Of course, you can also set up the DS418j to work as your private cloud. You can remotely access the files stored on the drives, if you want or need to do so. Synology has a few apps that let you do that easily on a mobile device or via quickconnect.to/yourusername (obviously, you'll need to replace "yourusername" with your actual user name to have access). There's a wizard in DSM, called EZ-Internet, that makes setting it up really easy.
Since getting the DS418j, multiple updates were released, mainly to fix security vulnerabilities, with the latest version installed at the time of writing this article being DSM 6.1.3 Update 7. The DSM 6.1 update was released early this year, and it's also available for the other NAS devices in its range.
If you want to take DSM for a spin, there is an online demo that you can access here. It gets you access to pretty much all the features you may want to use.
The DS418j is designed to be an affordable four-bay NAS for home users, and in that scenario it works great. During my time with it, it has performed flawlessly. To give you an idea of my setup, I am using a good Wi-Fi 802.11ac router, with Gigabit LAN ports, and a fast wireless connection -- which, no doubt, help things run smoothly. Also, my Internet connection is decent as well, with download speeds of up to 300Mbps (or so the ISP says).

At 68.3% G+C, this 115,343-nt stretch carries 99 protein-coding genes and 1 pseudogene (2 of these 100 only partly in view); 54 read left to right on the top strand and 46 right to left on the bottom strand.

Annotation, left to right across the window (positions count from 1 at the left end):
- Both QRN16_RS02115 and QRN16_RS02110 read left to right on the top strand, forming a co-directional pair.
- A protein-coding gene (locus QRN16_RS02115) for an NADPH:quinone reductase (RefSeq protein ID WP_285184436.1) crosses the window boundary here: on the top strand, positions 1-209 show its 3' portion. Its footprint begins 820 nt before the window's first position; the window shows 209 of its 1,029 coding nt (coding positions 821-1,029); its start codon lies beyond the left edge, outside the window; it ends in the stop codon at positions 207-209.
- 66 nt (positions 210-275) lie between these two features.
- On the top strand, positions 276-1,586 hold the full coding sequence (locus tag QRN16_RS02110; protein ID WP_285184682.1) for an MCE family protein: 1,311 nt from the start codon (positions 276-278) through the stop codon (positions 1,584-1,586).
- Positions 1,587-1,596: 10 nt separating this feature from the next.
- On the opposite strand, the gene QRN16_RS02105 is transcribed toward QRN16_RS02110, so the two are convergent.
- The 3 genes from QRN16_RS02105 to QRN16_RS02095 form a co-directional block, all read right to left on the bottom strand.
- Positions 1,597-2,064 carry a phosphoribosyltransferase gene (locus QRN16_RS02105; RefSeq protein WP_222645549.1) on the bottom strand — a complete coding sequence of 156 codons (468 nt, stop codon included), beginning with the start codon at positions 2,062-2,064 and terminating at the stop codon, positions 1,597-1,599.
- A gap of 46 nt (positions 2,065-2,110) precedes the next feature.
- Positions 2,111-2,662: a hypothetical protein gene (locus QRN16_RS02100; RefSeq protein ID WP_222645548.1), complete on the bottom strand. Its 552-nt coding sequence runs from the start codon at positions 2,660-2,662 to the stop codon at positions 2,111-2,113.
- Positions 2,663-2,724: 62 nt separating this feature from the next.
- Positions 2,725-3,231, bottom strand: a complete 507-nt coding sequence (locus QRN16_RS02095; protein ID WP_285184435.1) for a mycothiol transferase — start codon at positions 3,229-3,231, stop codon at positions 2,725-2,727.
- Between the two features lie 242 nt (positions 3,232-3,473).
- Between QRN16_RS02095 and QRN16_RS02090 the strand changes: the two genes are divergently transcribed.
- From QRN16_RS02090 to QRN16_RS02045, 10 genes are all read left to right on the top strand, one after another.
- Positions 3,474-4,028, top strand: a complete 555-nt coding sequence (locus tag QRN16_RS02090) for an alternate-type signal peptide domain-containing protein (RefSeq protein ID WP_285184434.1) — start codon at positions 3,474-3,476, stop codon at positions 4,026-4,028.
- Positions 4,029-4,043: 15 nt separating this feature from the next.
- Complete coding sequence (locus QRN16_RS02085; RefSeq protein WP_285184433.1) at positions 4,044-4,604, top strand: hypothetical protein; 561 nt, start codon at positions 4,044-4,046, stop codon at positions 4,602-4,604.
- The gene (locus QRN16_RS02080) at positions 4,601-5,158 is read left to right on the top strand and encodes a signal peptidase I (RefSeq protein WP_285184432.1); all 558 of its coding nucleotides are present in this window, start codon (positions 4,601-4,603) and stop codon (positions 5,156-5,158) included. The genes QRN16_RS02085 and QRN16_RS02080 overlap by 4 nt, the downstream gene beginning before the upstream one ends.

In an impromptu test, the DS418j downloads files at nearly 30MB/s from the Internet, which is the most that I have seen to date compared to other tests. These kind of tasks load the processor to around 60 percent, using the setup that I have. Watching a 720p or 1080p video in Video Manager at the same time adds a bit more load, with the CPU usage rising to around the 90 percent mark, but playback is still buttery-smooth.
That does not mean that the DS418j is unbeatable. Throw enough at it and it will reach its limit, but for the average user at home it will be up to the task. Still, Synology does offer some more powerful options in this range, namely the DS418 and DS418play. Both support 4K video playback, but the latter lets you watch two at the same time.
The DS418j is a great NAS for home users who need to store lots of content -- the fact that it supports up to four drives means you can have quite a collection of files. It's got a powerful operating system, it works great and it's reasonably priced as well, being available for $299.99 on Amazon.